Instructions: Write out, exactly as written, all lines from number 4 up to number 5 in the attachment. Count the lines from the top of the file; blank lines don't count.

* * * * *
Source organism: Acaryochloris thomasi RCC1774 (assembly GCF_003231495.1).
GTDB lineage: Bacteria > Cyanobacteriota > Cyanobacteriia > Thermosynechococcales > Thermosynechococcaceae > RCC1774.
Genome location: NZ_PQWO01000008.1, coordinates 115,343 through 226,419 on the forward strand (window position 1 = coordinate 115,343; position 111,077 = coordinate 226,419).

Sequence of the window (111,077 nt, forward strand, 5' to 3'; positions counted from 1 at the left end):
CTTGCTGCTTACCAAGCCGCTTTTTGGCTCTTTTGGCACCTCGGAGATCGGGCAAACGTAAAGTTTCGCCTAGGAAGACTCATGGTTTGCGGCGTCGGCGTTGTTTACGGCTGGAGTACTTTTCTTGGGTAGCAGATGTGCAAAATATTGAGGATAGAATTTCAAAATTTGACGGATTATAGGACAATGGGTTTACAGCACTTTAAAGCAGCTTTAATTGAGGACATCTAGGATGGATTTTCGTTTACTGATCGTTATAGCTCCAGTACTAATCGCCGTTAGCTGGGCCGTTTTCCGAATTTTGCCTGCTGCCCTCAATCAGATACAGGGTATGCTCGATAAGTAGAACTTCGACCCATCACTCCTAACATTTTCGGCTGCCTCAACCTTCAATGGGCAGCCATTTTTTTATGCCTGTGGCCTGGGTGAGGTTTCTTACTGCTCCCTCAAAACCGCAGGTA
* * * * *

Sequence of the window (111,077 nt, forward strand, 5' to 3'; positions counted from 1 at the left end):
CTTGCTGCTTACCAAGCCGCTTTTTGGCTCTTTTGGCACCTCGGAGATCGGGCAAACGTAAAGTTTCGCCTAGGAAGACTCATGGTTTGCGGCGTCGGCGTTGTTTACGGCTGGAGTACTTTTCTTGGGTAGCAGATGTGCAAAATATTGAGGATAGAATTTCAAAATTTGACGGATTATAGGACAATGGGTTTACAGCACTTTAAAGCAGCTTTAATTGAGGACATCTAGGATGGATTTTCGTTTACTGATCGTTATAGCTCCAGTACTAATCGCCGTTAGCTGGGCCGTTTTCCGAATTTTGCCTGCTGCCCTCAATCAGATACAGGGTATGCTCGATAAGTAGAACTTCGACCCATCACTCCTAACATTTTCGGCTGCCTCAACCTTCAATGGGCAGCCATTTTTTTATGCCTGTGGCCTGGGTGAGGTTTCTTACTGCTCCCTCAAAACCGCAGGTA